For the past 175 years, a perplexing feature of numbers first stumbled upon by German mathematician Ernst Kummer has confounded researchers. At one point in the 1950s, this quirky aspect of number theory was thought to have been wrong, but then, decades later, mathematicians found hints that it was in fact true. Now, after several twists and turns, two Caltech mathematicians have at last found proof that Kummer was right all along.
"We had several ‘aha' moments, but then you have to roll up your sleeves and figure this out," explains Alexander (Alex) Dunn, a postdoc at Caltech and the Olga Taussky and John Todd Instructor in Mathematics, who wrote the proof with his advisor, professor of mathematics Maksym Radziwill, and posted it online in September 2021.
The math problem has to do with Gauss sums, which are named after the 18th-century prolific mathematician Carl Friedrich Gauss. When Gauss was young, he amazed his classmates by quickly developing a formula for adding up the numbers 1 to 100. Later, he developed a complex concept known as Gauss sums, which readily map the distribution of solutions to equations. He then looked at the distribution of what are called square Gauss sums for nontrivial prime numbers (primes that have a remainder of 1 when you divide by 3) and found a "beautiful structure," according to Radziwill.
This summing activity involves a type of math known as modular arithmetic. An easy way to understand modular arithmetic is to think of a clock and its face divided into 12 hours. When noon or midnight rolls around, the numbers are reset and go back to 1. This "modulo 12" system simplifies timekeeping, since we do not have to keep counting up hours forever.
In the case of Gauss sums, the same idea is at play but the base "clock face" is divided up into p hours, where p is a prime number. "Modulo p math is a way of stripping out information and making impossibly complicated equations simpler," Radziwill says.
In the 19th century, Kummer was interested in looking at the distribution of cubic Gauss sums for nontrivial primes, or in a modulo p system. He did this by hand for the first 45 nontrivial primes, and plotted the answers one by one on a number line (to do this, he had to normalize the answers first so that they fell between -1 and 1). The result was unexpected: the solutions were not random but tended to cluster toward the positive end of the line.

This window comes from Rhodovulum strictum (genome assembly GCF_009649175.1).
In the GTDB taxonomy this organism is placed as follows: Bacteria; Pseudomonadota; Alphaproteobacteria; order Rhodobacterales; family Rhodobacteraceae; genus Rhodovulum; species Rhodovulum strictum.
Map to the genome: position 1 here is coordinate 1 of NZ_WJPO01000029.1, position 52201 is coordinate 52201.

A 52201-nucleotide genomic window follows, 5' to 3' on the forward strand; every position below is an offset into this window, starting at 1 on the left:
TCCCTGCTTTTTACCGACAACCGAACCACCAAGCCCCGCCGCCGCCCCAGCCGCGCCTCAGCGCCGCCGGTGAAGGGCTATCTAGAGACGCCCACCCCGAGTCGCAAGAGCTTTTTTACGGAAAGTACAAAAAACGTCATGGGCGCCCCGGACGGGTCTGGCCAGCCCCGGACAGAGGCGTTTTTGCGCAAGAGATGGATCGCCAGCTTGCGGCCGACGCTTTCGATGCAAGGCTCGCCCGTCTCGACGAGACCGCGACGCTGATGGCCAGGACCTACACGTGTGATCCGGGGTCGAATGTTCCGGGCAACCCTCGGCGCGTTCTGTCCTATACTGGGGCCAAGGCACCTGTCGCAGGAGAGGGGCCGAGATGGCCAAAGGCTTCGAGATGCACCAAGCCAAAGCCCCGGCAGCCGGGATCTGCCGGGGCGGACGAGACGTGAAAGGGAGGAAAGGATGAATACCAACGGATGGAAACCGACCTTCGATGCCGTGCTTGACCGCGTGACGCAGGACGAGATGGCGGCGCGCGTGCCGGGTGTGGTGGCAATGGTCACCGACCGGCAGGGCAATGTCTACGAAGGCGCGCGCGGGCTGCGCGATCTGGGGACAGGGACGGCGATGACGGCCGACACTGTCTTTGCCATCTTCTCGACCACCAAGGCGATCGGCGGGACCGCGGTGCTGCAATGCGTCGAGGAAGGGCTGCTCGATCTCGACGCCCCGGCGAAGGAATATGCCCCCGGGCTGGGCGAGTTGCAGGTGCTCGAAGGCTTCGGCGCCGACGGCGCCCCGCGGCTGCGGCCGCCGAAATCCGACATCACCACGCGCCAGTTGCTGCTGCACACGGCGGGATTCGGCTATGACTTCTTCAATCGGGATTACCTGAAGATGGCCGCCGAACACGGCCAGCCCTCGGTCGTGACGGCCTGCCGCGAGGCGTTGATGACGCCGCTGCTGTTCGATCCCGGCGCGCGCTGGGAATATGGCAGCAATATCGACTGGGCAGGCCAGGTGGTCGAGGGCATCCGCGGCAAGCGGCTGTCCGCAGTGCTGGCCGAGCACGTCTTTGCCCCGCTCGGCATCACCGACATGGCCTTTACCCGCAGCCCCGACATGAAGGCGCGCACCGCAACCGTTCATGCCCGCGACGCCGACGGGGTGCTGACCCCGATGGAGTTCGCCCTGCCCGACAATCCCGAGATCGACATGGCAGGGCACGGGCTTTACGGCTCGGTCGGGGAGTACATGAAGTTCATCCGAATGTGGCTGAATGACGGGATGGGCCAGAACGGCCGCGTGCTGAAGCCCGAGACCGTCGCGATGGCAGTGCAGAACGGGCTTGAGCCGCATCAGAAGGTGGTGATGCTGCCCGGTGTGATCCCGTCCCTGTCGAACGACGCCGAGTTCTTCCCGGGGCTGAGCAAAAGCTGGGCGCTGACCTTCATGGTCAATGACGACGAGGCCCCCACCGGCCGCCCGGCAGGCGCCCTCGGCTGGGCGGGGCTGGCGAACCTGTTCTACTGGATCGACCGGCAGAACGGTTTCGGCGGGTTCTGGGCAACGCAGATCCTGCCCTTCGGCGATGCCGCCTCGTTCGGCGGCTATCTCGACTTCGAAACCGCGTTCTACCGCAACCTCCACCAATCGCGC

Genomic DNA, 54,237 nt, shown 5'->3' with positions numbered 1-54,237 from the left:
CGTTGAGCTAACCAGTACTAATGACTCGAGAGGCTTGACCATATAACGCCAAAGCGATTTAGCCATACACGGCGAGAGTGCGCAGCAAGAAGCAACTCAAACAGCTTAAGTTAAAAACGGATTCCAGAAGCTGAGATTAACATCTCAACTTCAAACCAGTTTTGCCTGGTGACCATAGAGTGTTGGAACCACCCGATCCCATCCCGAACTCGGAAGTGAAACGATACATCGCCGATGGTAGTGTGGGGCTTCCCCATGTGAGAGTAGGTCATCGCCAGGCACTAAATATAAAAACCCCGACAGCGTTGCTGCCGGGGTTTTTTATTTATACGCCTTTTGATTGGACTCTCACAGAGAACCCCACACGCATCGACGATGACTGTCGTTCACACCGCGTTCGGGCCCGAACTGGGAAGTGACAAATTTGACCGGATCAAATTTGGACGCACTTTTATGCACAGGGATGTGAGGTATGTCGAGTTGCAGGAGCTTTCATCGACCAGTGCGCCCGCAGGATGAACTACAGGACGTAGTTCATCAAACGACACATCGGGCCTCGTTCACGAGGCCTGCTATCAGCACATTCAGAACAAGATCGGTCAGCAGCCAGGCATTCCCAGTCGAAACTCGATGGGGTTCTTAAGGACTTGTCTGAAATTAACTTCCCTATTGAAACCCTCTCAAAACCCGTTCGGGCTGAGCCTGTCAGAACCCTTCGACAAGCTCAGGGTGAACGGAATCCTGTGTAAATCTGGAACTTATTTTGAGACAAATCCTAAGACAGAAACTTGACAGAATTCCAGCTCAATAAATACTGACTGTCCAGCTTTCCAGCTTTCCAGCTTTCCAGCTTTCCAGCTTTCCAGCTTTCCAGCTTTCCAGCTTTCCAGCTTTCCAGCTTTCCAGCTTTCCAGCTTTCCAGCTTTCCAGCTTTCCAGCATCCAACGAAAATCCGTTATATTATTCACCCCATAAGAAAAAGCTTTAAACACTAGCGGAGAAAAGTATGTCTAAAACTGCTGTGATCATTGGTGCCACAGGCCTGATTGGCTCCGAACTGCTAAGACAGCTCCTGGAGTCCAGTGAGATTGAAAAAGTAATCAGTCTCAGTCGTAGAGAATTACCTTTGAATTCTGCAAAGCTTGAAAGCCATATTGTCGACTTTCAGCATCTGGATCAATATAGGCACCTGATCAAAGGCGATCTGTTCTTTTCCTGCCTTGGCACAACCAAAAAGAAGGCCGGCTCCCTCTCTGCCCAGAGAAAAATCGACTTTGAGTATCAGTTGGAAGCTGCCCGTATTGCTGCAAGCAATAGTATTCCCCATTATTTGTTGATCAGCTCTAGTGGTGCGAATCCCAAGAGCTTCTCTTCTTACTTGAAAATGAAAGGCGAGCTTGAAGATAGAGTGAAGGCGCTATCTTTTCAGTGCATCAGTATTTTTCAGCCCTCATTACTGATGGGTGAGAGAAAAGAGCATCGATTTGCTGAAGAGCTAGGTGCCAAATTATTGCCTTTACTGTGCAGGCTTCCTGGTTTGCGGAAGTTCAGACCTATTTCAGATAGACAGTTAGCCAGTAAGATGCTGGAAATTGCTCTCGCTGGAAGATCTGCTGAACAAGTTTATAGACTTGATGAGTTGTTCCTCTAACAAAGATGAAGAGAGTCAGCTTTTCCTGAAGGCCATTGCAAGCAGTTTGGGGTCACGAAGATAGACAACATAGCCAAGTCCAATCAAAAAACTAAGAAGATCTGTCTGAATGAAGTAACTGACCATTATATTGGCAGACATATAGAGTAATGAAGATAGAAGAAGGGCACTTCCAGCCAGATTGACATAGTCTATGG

"When dealing with the distribution of natural objects in number theory, the naive expectation is that one has an equal distribution, and if not, there should be a very convincing reason," Dunn says. "That is why it was so shocking that Kummer claimed that this wasn't the case for cubes."
Later, in the 1950s, researchers led by the late Hedvig Selberg of the Institute for Advanced Study used a computer to calculate the cubic Gauss sums for all the nontrivial primes less than 10,000 (about 500 primes). When the solutions were plotted on the number line, the bias seen by Kummer disappeared. The solutions seemed to have a random distribution.
Then came mathematician Samuel Patterson who proposed a solution to the mix-up in 1978, now referred to as Patterson's conjecture. Patterson, who was a graduate student at the University of Cambridge at the time, recognized that the bias in the distribution of the solutions could be overwhelmed as the sample size gets bigger and bigger. That meant Kummer was right—something funny was going on with his sums for 45 primes. But proving why this is the case would have to wait until last year when Dunn and Radziwill finally figured it out.
"The bias seen with a few numbers is like having a physically impossible coin that is slightly weighted toward heads, but becomes less and less so the more often you flip it," Radziwill explains.
The two Caltech researchers decided to work together to try to crack the problem of Patterson's conjecture about two years ago. They had not spent much time together on campus due to the pandemic, but they bumped into each other in a parking lot in Pasadena and got to talking. They decided to meet in parks to work on the problem, where they would jot down their mathematical proofs on sheets of paper.
"I had just come to Caltech and didn't know many people," Dunn says. "So it was really great to run into Maks and be able to work together on the problem in person."
Their solution was based on work by Roger Heath-Brown of the University of Oxford, who had seen a talk by Patterson at the University of Cambridge in the late 1970s. Heath-Brown and Patterson teamed up to work on the problem, and then, in 2000, Heath-Brown developed a tool known as a cubic large sieve to help prove Patterson's conjecture. He got close but the complete solution remained out of reach.
Dunn and Radziwill cracked the problem when they realized that the sieve wasn't working properly, or had a "barrier" that they were able to remove.
"We were able to recalibrate our approach. In math, you can get trapped into a certain line of thinking, and we were able to escape this," Dunn says. "I remember when I had one of the ‘aha' moments, I was so excited that I ran to find Maks at the Red Door [a café at Caltech] and asked him to come to my office. Then we began the hard work of figuring this all out."
For a more in-depth read about this research, see Quanta Magazine.